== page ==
Beesource Beekeeping Forums banner

1 - 13 of 13 Posts

·
Registered
Joined
·
7 Posts
Discussion Starter #1
I have never seen honey bees on an oak tree. It is covered in bees, so much so that i noticed it by the buzzing when i stood underneath it. What I have read is that it may be related to aphids, but I don't see any aphids and they seem to be attracted to the tiny acorns. There are other sources in bloom now including dandelions and white clover, but this water oak is covered with bees. Has anyone else seen this?
 

Attachments

·
Registered
Joined
·
3,126 Posts
Never thought of aphids feeding on acorns though, leaves and young branches for sure.
 

·
Registered
Joined
·
54 Posts
Interesting. Never heard of that one. Read that it grows in Southern California and Baja. Since you spit out the Latin, you probably know more than I do, so I will concede.
It could be a Water Oak (Quercus *****)as well, both have Mono lobal leave. Although each has differences in the leaves I cannot see in the picture. The main difference is the water oak develops a larger, wider acorn with stripes a shallow cuplet cap, that should be mature at this time of year as they pollinate in February and take 18 months to mature. As where the Engelmann Oak's acorn remains shrouded and mature in October. Although the Endelmann is Native only to San Diego County in the us. It has been transplanted to other states and many states south of the Masson Dixon report populations. Now it is posable that the picture is of a water oak that for some reason has undeveloped acorns. Maybe all the rain the east has been reported maybe some other environmental reason.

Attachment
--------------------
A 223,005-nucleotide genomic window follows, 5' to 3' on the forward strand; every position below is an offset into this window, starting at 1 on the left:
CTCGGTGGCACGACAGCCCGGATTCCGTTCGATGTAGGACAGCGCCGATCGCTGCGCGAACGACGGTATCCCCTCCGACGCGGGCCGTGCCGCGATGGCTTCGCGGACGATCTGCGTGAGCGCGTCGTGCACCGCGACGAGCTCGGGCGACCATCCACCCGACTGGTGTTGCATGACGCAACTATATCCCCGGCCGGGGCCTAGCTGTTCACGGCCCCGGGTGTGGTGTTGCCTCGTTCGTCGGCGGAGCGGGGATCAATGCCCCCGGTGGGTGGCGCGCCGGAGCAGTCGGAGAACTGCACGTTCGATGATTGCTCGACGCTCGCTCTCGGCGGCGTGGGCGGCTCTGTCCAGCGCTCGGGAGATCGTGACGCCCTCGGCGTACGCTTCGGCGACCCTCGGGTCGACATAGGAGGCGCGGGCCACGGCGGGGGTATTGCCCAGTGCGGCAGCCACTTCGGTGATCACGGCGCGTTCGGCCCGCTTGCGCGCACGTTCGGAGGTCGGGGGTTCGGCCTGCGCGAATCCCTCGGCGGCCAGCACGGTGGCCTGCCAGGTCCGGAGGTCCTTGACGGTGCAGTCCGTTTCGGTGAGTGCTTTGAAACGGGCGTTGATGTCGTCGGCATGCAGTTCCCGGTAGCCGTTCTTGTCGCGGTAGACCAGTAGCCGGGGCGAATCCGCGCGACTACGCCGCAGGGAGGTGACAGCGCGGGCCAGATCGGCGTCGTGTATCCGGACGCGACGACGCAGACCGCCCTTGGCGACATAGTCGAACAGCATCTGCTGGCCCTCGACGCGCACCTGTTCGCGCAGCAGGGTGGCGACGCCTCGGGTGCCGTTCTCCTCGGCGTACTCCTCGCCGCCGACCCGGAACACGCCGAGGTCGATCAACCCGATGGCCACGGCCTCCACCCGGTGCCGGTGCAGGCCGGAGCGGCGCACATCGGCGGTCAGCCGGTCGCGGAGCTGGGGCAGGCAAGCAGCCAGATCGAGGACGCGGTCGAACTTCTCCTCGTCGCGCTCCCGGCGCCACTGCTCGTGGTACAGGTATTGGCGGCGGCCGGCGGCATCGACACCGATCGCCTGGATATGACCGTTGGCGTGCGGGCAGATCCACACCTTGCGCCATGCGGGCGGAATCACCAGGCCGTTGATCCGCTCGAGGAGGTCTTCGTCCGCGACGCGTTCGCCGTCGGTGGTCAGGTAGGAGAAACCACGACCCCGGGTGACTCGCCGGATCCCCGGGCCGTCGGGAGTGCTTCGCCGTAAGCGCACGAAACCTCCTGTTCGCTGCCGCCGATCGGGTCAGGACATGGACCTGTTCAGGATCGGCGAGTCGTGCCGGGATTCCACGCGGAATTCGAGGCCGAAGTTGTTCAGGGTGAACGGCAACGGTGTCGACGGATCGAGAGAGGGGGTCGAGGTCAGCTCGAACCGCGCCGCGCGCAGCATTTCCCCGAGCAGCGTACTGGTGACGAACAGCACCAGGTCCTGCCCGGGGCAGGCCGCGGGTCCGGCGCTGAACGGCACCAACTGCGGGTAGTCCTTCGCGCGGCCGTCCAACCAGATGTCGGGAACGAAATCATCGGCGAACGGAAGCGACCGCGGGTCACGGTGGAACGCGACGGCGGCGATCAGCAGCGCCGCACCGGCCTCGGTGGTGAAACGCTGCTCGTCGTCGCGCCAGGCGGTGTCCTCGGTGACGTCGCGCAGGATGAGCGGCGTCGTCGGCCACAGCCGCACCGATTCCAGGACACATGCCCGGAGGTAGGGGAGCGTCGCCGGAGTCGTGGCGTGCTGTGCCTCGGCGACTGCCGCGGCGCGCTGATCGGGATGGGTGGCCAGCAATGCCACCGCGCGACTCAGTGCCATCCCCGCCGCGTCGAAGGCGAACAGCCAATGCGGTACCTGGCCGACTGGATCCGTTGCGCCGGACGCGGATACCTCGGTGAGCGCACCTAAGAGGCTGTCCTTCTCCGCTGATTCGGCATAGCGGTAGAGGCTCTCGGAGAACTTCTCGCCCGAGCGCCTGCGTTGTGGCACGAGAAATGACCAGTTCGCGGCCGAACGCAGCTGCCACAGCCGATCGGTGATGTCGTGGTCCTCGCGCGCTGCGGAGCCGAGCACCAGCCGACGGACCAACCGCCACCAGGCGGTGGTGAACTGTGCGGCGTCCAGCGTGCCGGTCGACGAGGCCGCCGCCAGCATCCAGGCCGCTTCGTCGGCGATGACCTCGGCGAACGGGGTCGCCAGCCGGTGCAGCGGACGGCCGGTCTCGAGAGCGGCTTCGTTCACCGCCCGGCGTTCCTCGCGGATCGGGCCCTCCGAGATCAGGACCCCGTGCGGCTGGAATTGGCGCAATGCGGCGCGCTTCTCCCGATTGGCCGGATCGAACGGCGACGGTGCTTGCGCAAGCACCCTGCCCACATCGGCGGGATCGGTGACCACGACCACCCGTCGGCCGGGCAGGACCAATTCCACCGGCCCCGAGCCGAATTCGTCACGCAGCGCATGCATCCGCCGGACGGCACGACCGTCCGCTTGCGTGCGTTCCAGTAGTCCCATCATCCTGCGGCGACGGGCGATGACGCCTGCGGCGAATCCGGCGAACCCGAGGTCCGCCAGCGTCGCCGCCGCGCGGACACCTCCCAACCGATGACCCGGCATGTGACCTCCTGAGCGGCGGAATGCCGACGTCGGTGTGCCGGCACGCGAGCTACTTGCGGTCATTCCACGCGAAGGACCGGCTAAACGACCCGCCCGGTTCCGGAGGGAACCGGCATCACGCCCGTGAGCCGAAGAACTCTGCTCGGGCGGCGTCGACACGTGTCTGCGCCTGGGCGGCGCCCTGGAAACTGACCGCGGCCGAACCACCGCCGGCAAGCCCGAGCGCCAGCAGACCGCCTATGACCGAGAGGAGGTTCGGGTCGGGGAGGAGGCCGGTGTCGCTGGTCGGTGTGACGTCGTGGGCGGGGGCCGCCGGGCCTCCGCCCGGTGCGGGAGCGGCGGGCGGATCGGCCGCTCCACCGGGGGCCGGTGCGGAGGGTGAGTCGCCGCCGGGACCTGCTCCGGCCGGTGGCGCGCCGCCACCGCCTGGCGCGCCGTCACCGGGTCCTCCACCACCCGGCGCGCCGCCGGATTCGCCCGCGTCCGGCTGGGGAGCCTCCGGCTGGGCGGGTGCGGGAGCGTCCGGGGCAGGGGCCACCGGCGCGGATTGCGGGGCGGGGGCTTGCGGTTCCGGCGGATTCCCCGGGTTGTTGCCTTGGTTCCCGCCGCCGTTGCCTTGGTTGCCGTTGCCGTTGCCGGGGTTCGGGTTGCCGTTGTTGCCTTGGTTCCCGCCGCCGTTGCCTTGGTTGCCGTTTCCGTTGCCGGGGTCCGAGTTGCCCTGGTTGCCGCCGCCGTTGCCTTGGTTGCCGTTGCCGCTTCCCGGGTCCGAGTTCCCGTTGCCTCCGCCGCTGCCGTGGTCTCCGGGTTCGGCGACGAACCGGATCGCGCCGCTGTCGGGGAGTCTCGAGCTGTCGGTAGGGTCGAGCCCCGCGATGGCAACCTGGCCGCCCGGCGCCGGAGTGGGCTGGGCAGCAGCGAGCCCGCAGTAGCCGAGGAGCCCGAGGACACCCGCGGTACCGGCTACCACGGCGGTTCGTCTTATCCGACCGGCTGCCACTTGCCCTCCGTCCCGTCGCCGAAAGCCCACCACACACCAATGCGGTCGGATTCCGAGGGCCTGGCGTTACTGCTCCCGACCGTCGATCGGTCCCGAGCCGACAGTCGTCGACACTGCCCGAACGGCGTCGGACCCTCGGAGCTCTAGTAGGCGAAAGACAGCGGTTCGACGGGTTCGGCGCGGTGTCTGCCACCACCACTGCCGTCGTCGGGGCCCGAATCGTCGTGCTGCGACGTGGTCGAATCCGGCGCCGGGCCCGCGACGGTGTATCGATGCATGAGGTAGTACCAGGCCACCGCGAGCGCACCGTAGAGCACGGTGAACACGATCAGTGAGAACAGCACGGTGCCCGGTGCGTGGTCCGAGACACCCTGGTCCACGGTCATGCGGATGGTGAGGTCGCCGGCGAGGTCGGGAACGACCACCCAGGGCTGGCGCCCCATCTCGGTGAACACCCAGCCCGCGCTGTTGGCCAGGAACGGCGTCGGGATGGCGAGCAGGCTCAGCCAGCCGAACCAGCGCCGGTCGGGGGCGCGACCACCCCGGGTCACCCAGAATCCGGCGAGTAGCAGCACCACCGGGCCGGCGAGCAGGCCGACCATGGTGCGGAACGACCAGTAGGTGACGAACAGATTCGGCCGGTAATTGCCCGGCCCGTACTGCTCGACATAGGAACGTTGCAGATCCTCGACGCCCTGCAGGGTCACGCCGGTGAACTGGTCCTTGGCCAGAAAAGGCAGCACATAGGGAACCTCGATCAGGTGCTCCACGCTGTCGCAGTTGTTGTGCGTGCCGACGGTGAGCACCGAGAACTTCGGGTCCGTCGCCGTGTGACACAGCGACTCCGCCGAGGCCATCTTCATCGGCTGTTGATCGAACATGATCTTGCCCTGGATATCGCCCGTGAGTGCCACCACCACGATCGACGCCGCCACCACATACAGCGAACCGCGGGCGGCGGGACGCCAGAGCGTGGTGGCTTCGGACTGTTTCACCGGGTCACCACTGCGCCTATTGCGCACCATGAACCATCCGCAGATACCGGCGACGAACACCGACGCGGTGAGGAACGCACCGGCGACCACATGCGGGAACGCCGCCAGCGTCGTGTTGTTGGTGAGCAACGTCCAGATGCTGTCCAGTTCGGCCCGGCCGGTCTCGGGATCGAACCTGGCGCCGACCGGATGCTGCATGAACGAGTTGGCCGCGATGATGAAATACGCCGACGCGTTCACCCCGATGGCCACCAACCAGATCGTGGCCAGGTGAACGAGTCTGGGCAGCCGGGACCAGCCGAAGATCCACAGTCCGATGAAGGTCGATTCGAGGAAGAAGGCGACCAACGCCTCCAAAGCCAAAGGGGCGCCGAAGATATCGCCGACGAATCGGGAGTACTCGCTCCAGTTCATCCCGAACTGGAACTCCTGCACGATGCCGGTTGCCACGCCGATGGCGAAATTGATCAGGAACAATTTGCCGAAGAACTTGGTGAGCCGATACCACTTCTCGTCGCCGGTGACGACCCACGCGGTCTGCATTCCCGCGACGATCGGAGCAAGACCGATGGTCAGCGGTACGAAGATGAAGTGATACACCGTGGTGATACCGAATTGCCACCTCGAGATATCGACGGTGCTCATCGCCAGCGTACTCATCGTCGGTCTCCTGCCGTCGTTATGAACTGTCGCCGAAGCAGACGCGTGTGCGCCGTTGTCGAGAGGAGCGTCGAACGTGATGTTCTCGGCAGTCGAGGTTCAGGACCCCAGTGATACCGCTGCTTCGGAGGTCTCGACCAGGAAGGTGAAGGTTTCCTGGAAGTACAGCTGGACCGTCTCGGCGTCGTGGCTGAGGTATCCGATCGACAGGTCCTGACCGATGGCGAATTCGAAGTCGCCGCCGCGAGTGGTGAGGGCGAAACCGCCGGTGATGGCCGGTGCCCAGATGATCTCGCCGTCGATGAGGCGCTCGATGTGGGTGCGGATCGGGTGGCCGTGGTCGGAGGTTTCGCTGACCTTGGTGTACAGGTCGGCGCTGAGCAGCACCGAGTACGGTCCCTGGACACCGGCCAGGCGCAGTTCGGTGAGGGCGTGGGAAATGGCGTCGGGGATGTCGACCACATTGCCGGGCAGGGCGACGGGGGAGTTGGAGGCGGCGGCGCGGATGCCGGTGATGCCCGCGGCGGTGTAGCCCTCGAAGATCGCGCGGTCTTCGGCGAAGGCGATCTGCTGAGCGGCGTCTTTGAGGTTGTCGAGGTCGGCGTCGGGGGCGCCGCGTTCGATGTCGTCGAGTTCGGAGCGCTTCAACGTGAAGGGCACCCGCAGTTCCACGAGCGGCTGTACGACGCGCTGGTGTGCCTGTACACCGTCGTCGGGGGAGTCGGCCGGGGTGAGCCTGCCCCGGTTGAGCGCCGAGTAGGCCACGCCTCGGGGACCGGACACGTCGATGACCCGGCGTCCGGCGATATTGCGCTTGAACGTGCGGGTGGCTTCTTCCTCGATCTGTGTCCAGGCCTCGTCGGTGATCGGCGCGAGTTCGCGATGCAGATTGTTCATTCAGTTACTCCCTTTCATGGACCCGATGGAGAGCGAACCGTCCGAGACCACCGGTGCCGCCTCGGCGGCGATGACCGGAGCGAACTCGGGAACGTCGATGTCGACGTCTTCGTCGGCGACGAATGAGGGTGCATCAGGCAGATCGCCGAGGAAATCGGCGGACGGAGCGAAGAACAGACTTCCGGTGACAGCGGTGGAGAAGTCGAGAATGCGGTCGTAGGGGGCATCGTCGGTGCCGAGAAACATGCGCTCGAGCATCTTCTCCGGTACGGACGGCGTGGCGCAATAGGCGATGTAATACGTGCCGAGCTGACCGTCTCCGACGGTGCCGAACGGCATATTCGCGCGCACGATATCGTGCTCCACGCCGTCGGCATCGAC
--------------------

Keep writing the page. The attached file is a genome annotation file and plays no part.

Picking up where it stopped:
Could be either, no need to concede, Just expanding Possibilities. :scratch:
 

·
Registered
Joined
·
306 Posts
Interesting. Never heard of that one. Read that it grows in Southern California and Baja. Since you spit out the Latin, you probably know more than I do, so I will concede.
It could be a Water Oak (Quercus *****)as well, both have Mono lobal leave. Although each has differences in the leaves I cannot see in the picture. The main difference is the water oak develops a larger, wider acorn with stripes a shallow cuplet cap, that should be mature at this time of year as they pollinate in February and take 18 months to mature. As where the Engelmann Oak's acorn remains shrouded and mature in October. Although the Endelmann is Native only to San Diego County in the us. It has been transplanted to other states and many states south of the Masson Dixon report populations. Now it is posable that the picture is of a water oak that for some reason has undeveloped acorns. Maybe all the rain the east has been reported maybe some other environmental reason.

Could be either, no need to concede, Just expanding Possibilities.
Thanks for the information. I’m a wetland engineer that works with biologists all day. I know enough about tree and plant ID to get myself into trouble and that’s about it!
 

·
Registered
Joined
·
696 Posts
I've heard them in a big oak we have near our house and always wondered why. Thanks for the info.
 
1 - 13 of 13 Posts
Top